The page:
Tuesday, June 28, 2022

Collin College Foundation honors local living legends

(NDG Wire) The Collin College Foundation celebrated the college’s silver anniversary by honoring 25 Living Legends last week.

Previous Living Legends were also recognized, and they included members of the North Dallas Gazette’s board – Fred Moses and his wife Mazzie (2006), and Myrtle Hightower and her husband John (2004).

Honored as the 2009 Living Legends at the November 7 ceremony were Baylor Regional Medical Center of Plano, the Citizens of McKinney, David McCall and Dr. Rick Reedy. The ceremony was held at the new library at the Collin College Central Park Campus in McKinney.

During the 25th anniversary of Collin College, the Foundation focused on major gifts from the community to build the scholarship endowment to support the ever-increasing need for student scholarships.

To encourage these gifts, the Collin College Foundation embarked on a Naming Opportunities Program, which provides naming recognition at Collin College campuses – from buildings, rooms, conference centers and more. The goal is to raise $250,000 to name a room that recognizes the Legends on one of the campuses. More than $100,000 has been raised to date.

This year’s Living Legends are:

Baylor Regional Medical Center at Plano
Backed by 100 years of experience, the Baylor Health Care System expanded into Collin County in 2004 when it opened Baylor Regional Medical Center at Plano.

Personalized care and advanced technology make Baylor Regional Medical Center at Plano a leading hospital serving North Texas. The hospital’s many awards and accreditations demonstrate a long-standing history of superior medical care and service to the community.

In 2004, the same year the medical center opened its doors, Baylor Plano demonstrated its commitment to quality higher education through its contribution to the Living Legends recognition event as the presenting sponsor. After four years as presenting sponsor of this event, an endowed scholarship was established in honor of Baylor Regional Medical Center at Plano. These multi-year gifts have awarded 12 scholarships to date, and the endowed scholarship will be annually awarded in their name in perpetuity. Scholarships have been awarded to students pursuing their degrees in the allied health fields.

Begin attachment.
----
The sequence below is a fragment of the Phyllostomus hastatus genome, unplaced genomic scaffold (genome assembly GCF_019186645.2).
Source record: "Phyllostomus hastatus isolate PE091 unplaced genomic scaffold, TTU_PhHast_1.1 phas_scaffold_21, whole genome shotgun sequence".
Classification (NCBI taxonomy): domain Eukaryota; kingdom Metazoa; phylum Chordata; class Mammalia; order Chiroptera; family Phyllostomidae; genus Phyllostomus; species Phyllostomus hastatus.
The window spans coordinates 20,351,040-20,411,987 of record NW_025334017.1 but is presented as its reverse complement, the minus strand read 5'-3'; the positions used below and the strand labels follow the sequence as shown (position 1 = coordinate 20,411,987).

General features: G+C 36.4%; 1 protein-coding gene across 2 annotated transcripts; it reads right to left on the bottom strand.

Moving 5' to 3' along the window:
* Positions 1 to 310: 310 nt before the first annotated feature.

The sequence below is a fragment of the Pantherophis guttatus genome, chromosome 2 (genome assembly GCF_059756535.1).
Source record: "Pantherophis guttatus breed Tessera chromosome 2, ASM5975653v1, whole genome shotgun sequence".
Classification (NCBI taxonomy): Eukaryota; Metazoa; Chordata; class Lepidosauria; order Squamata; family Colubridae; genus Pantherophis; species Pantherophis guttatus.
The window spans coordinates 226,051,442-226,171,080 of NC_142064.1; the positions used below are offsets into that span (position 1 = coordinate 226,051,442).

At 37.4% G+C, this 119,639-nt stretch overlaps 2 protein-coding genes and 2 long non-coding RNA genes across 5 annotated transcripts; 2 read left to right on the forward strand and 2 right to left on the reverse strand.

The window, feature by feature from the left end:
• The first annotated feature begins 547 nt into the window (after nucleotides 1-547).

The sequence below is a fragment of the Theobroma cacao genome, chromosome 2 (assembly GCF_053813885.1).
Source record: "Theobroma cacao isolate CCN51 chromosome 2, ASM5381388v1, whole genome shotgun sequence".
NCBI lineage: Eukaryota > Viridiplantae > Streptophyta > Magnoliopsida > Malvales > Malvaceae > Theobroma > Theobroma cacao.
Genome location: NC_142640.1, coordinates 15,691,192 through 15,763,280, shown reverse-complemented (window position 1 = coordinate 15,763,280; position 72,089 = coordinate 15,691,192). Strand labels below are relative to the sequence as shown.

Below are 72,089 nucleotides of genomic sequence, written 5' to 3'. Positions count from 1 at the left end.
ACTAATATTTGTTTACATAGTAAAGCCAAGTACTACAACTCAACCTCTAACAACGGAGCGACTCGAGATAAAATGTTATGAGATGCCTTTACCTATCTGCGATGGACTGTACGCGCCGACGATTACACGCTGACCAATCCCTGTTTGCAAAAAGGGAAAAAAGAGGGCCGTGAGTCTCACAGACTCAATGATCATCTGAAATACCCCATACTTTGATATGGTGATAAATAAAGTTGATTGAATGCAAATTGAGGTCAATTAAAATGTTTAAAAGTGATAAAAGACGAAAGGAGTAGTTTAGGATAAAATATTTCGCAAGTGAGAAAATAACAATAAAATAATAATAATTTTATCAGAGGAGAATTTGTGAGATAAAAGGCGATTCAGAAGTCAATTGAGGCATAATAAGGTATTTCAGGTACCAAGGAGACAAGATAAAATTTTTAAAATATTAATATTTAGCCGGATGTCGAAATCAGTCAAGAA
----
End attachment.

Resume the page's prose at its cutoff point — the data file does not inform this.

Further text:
Countless people in this community have been touched by their generous support of education. Through their sponsorship of Living Legends, the college is able to award scholarships in honor of those named Living Legends. In addition to the Living Legends Scholarships, the Foundation awards an annual scholarship in Baylor’s name.

Baylor Regional Medical Center at Plano was saluted as a Living Legend for their dedication to healing the body and strengthening the mind.

The Citizens of McKinney
As Collin College celebrates its 25th anniversary, the citizens of McKinney, Texas are recognized for their long-time support of higher education in Collin County.

McKinney was the birthplace of Collin College with the first campus—the Central Park Campus—established at the corner of Community Avenue and University Drive (also known as Highway 380) in January 1986.

Today, Collin College remains the only public college in the county, and its six locations serve more than 46,000 students annually.

The Citizens of McKinney have also demonstrated generous support for higher education through philanthropy. Some of the largest individual and corporate gifts to Collin College have originated in McKinney.

The single largest donation in college history was a gift of land from the McKinney Economic Development Corporation for the new Collin Higher Education Center (CHEC). The land donation and a $2 million donation for a parking structure at the site are further evidence of the power of the McKinney citizens working in collaboration to create a more vibrant community and region.

The CHEC, scheduled to offer classes this spring, will allow Collin College graduates to take junior- and senior-level college courses to complete a university baccalaureate degree without leaving Collin County. Partner universities will also offer graduate and doctoral degree programs at the site. The CHEC will be the college’s seventh campus and will open in the heart of Collin County at the northeast corner of Central Expressway and the Sam Rayburn Tollway (formerly SH 121) in January 2010.

David McCall
In the early 1980s, Collin County was the largest county in the United States without a community college. Yet it was quickly becoming one of the fastest-growing areas in the nation, and a shift had begun toward high school graduates beginning their higher education locally. A community college had previously failed among Collin County voters.